James M. Seymour

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James M. Seymour
Mayor of Newark, New Jersey
In office
January 1, 1896 (1896-01-01) – January 1, 1903 (1903-01-01)
Preceded by Julius A. Lebkuecher
Succeeded by Henry Meade Doremus
Personal details
Born James Madison Seymour
(1837-01-30)January 30, 1837
New York, New York
Died April 1, 1905(1905-04-01) (aged 68)
Newark, New Jersey
Political party Democratic

James Madison Seymour (January 30, 1837 – April 1, 1905) was the Mayor of Newark, New Jersey from January 1, 1896 to January 1, 1903.[1]


He was born on January 30, 1837 in New York City. He married Amanda Elizabeth Crowell in 1859, and they had one son, James Murray Seymour. After the death of his first wife, he married her sister Anna J. Crowell, and the couple also had one son, David C. Seymour.[2]

At the age of two, in 1839, Seymour's father died in a yellow fever epidemic in New Orleans. His mother remarried Jose Vantana, and the family went to reside in Spain. Seymour attended St. Austin's College in Cádiz.[2] At the age of 17 he began an apprenticeship at Novelty Iron Works of New York and was subsequently employed by the Erie Railroad. When he was 21, in 1858, he was appointed master mechanic of a railroad from Matanzas to Puerto Príncipe in Cuba, and later worked for two years as chief engineer of a large Cuban sugar plantation.[2]

In 1865 he joined with Daniel Whitlock to form the engineering firm of Seymour and Whitlock in Newark, New Jersey. In 1884 he was elected to the Newark Aqueduct Board, re-elected in 1887. In 1888 President Grover Cleveland appointed him as one of the United States Commissioners to Spain. In 1891 Governor Leon Abbett named him the State Supervisor of Prisons.[3][4]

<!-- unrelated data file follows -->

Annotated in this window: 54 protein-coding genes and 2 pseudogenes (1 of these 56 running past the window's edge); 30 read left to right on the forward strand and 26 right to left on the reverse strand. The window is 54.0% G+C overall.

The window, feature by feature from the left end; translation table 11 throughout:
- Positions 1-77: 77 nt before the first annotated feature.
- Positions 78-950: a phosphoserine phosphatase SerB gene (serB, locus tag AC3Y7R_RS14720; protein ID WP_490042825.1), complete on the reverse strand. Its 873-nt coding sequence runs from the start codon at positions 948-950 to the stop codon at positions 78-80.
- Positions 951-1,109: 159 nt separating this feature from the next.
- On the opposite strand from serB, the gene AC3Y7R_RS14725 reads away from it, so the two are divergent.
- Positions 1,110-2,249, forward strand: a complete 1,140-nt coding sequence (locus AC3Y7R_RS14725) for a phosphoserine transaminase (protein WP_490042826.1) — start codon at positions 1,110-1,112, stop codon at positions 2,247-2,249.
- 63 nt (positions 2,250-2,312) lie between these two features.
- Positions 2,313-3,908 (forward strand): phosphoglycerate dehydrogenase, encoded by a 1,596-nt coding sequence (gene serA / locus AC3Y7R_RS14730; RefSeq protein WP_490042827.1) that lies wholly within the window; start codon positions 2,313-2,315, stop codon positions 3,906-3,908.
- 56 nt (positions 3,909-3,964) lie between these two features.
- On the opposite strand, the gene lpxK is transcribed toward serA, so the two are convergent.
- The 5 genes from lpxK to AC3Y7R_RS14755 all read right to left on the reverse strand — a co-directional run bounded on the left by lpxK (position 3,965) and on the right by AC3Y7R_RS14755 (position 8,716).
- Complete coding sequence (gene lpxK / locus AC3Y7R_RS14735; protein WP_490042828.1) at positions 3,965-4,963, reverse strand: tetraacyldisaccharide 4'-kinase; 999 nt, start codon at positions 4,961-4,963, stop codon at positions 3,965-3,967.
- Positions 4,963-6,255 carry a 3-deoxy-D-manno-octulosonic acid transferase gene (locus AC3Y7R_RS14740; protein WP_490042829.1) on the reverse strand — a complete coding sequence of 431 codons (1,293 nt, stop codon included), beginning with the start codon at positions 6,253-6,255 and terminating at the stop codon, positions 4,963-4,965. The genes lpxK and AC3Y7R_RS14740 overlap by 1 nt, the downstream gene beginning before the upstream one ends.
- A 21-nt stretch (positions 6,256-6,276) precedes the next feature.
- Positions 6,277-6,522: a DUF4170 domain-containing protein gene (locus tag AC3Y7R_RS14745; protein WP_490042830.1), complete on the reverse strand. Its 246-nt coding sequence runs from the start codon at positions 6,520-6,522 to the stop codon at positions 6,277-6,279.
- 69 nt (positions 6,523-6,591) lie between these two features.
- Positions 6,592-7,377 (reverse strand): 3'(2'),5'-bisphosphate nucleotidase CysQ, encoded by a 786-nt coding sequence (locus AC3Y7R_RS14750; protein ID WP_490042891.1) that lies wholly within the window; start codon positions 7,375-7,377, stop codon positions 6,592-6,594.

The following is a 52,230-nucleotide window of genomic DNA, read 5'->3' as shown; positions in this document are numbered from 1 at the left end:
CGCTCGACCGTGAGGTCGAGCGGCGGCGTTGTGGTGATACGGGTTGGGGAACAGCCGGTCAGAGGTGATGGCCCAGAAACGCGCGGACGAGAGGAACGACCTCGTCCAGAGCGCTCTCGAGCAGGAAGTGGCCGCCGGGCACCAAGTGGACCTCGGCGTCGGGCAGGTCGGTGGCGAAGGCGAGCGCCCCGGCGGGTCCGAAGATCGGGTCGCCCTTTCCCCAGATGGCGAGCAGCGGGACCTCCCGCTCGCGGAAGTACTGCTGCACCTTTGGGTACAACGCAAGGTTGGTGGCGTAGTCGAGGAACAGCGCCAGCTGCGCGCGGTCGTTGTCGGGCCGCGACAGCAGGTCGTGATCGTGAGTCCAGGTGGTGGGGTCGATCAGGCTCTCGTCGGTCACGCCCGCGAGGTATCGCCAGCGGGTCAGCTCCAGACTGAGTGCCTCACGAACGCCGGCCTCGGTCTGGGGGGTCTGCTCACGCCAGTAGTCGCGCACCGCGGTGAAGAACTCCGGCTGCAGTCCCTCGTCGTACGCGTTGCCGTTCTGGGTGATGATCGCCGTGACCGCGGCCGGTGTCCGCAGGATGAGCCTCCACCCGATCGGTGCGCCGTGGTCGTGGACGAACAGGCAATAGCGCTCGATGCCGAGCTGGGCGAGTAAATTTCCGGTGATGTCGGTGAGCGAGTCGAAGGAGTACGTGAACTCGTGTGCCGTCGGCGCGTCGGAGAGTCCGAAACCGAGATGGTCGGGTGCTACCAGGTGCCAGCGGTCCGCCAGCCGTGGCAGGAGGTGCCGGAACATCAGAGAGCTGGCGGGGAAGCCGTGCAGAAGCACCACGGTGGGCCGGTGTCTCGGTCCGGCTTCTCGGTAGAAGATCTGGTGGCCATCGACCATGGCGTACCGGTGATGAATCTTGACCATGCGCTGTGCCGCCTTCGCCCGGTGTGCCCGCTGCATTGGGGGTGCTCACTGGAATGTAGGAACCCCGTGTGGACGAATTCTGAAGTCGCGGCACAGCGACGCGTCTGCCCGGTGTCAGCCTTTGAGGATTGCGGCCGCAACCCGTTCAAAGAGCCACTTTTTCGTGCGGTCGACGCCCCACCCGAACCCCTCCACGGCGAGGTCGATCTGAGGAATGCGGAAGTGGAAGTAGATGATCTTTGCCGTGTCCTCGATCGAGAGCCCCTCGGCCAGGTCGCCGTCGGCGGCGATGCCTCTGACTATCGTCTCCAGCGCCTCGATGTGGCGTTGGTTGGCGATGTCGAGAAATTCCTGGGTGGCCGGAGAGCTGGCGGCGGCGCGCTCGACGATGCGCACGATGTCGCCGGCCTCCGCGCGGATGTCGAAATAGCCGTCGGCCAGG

Seymour was a candidate for Mayor of Newark in 1894 but lost by nearly 5,000 votes. He ran for mayor again in 1896 and won by a margin of 3,396 votes. He was re-elected as mayor in 1898 and 1900.[2] While he was mayor construction began on a new city hall in Newark. Seymour argued for the creation of "Greater Newark" by the annexation of a number of nearby towns: East Orange, Vailsburg, Harrison, Kearney, and Belleville. Of these, only Vailsburg was eventually annexed to Newark.[3]

In 1901 he was the Democratic candidate for Governor of New Jersey, opposing the Republican Franklin Murphy. He lost the election by a vote of 183,814 to 166,681.[5]

Seymour died in 1905 at his Newark, New Jersey home at the age of 68.[6]


  1. ^ "Henry M. Doremus Sworn In by His Predecessor" (PDF). The New York Times. The New York Times. January 2, 1903. Retrieved December 28, 2009. Mayor Henry M. Doremus was inducted into office at noon to-day. The oath was administered by the retiring Mayor, James M. Seymour ... 
  2. ^ a b c d Proceedings of the New Jersey Historical Society. 3. 5. 1909. pp. 95–96. Retrieved December 28, 2009. 
  3. ^ a b Urquhart, Frank John (1913). A History of the City of Newark, New Jersey. 3. pp. 205–206. Retrieved December 28, 2009. 
  4. ^ "Some Curious Relics" (PDF). The New York Times. The New York Times. May 3, 1891. Retrieved December 28, 2009. James M. Seymour, Supervisor of the State prison, whose residence is in Newark ... 
  5. ^ "Mayor of Newark Nominee for Governor" (PDF). The New York Times. The New York Times. October 2, 1901. Retrieved December 28, 2009. Mayor James M. Seymour of Newark was nominated to-day as the Democratic candidate for Governor of New Jersey in a convention that at times was turbulent in ... 
  6. ^ "Death list of a day" (PDF). The New York Times. The New York Times. April 2, 1905. Retrieved December 28, 2009. 
Political offices
Preceded by
Julius A. Lebkuecher
Mayor of Newark
January 1, 1896 – January 1, 1903
Succeeded by
Henry Meade Doremus
Party political offices
Preceded by
Elvin W. Crane
Democratic Nominee for Governor of New Jersey
Succeeded by
Charles C. Black